Josh Hamilton is an amazing baseball player. He had an amazing year. His story is amazing.
But his winning the MVP is a joke, an absolute joke. It spits in the face of MVP precedent.
He only won the award because of his popularity and his rehabilitation story. He missed a month of baseball. Josh Hamilton was not the most valuable player in the American League in 2010.
Josh Hamilton's story is amazing. But we get it already. Every time he comes to the plate, you don't have to retell the story. They did it through the regular season and playoffs. And it's annoying.
The MVP race came down to a popularity contest. And who's more popular than a white, Christian guy who has turned his life around?
Quentin also missed a month of baseball while leading the AL MVP race in 2008.
Carlos Quentin, in 2008, was the leading American League MVP candidate. With a month of baseball left, he already had 36 home runs and 100 RBI while batting .288. However, he was injured and was eliminated as a contender for the MVP by the media.
However, the same thing happened to Josh Hamilton (who ended up with 32 home runs and 100 RBI, while batting .359). Hamilton is still being lauded as a leading frontrunner for the MVP.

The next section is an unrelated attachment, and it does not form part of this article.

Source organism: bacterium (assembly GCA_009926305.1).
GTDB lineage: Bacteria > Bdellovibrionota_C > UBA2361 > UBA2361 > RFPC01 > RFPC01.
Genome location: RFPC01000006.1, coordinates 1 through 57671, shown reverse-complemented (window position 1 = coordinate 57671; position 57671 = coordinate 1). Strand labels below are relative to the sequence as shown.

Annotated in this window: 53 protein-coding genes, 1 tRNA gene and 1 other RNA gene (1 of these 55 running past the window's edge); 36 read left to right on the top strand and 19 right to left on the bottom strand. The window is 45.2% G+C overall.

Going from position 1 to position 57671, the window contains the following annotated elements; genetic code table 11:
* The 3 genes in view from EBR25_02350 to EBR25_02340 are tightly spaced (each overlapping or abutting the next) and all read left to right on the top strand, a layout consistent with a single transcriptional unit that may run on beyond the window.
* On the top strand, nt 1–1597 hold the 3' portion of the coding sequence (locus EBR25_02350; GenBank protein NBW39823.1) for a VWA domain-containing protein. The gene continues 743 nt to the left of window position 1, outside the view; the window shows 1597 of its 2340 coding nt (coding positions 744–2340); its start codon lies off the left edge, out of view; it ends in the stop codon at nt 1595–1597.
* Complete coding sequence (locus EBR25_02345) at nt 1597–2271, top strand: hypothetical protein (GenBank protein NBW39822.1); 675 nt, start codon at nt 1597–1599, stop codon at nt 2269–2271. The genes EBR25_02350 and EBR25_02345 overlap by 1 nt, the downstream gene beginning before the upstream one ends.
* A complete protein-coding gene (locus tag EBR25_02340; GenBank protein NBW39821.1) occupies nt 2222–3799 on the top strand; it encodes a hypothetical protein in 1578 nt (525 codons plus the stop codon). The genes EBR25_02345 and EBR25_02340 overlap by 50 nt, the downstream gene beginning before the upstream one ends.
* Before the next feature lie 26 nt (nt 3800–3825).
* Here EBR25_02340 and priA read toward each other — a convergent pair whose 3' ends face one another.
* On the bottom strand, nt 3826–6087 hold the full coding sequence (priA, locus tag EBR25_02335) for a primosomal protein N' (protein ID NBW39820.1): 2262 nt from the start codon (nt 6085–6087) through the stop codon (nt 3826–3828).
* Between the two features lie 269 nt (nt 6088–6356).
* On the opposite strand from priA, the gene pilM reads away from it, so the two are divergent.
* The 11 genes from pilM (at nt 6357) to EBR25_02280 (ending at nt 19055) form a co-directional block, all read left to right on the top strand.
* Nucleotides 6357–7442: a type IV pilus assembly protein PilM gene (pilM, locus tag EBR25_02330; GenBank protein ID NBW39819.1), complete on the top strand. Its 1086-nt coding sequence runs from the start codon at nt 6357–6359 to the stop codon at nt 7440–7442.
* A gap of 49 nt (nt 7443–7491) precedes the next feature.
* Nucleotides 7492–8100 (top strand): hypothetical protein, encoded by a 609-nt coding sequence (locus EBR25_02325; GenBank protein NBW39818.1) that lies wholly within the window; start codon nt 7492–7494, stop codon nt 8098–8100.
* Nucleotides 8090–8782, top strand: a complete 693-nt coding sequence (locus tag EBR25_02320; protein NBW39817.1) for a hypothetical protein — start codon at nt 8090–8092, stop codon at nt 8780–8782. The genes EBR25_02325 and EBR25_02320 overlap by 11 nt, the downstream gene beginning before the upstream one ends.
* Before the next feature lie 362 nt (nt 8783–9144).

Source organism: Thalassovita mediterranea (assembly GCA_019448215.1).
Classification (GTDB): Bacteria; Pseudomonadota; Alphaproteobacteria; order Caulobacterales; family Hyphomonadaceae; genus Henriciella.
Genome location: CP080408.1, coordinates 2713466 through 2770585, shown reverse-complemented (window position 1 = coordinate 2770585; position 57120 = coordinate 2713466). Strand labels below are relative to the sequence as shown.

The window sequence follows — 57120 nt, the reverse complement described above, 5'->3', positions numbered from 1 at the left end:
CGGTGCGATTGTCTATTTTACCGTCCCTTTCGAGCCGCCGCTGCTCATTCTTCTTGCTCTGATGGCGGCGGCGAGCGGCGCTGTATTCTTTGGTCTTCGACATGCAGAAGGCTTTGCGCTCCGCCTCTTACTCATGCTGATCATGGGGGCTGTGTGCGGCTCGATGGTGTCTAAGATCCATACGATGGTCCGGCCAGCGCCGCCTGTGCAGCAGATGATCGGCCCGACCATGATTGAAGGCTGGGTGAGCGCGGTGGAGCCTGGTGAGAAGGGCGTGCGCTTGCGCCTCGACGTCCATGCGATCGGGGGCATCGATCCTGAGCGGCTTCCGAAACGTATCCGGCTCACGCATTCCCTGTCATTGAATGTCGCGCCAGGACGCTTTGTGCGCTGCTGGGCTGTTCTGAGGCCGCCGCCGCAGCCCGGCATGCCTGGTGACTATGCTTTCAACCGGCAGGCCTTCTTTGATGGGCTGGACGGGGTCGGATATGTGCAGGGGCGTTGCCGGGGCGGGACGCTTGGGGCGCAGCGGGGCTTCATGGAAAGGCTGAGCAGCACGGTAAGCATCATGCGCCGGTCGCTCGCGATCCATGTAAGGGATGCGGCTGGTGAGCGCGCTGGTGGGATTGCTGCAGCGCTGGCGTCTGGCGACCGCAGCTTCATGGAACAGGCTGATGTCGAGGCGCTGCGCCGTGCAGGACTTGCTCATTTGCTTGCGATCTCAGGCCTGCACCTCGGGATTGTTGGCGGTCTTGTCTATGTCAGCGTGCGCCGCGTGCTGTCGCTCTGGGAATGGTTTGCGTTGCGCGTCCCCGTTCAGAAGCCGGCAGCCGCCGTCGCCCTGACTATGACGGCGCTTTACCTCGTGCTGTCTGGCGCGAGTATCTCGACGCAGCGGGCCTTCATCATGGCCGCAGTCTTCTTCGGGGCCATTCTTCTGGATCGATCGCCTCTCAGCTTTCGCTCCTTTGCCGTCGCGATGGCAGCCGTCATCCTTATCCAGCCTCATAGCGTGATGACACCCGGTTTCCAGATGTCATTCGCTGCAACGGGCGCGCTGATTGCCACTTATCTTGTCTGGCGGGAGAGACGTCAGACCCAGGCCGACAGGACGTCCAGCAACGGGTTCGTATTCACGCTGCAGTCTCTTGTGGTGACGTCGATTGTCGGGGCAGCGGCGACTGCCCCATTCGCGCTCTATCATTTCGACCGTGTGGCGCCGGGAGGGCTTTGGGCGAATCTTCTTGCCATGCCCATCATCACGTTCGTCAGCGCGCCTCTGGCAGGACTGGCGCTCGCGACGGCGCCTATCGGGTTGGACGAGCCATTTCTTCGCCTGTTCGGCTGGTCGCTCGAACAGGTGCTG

Quentin's White Sox made the playoffs in 2008 because of Quentin, and he finished fifth in voting. Quentin finished with 569 plate appearances in 2008; Hamilton finished with 571.
Holliday had an amazing 2007 season, but Coors was credited for boosting his numbers.
Matt Holliday had an amazing 2007 season. His final numbers were .340 batting average, 36 home runs, 137 RBI, 11 stolen bases and 1.012 OPS in 158 games.
However, he didn't win the MVP because people credited Coors Field with inflating his numbers. Look at his home/away splits:
Home: .376 avg, 25 home runs, 82 RBI, 1.157 OPS
Away: .301 avg, 11 home runs, 55 RBI, .860 OPS
It's interesting because nobody is talking about how inflated Josh Hamilton's numbers because of the Ballpark in Arlington, an extremely hitter-friendly park. Look at his splits:
Home: .390 avg, 22 home runs, 57 RBI, 1.188 OPS
Away: .327 avg, 10 home runs, 43 RBI, .894 OPS
So while Matt Holliday's home-field advantage cost him the MVP award, Josh Hamilton is getting almost zero detractions because of his home-field advantage.
Miguel Cabrera and Robinson Cano are more deserving than Josh Hamilton.
Miguel Cabrera deserves the AL MVP for 2010. The playoffs argument is silly, as five times since 2001 the MVP has been won by a player whose team did not make the playoffs.
Miguel Cabrera had an amazing offensive season, especially since he has zero protection and rookies were the biggest contributors to the team. Cabrera batted .328 with 38 home runs, 126 RBI and a 1.042 OPS. He finished top three in triple-crown categories and second in runs and OPS.
But if you're going to focus on the playoffs, then Robinson Cano is more deserving than Josh Hamilton. He batted .319 with with 29 home runs, 109 RBI and a .914 OPS while playing Gold Glove defense.
Not too shabby for a second baseman.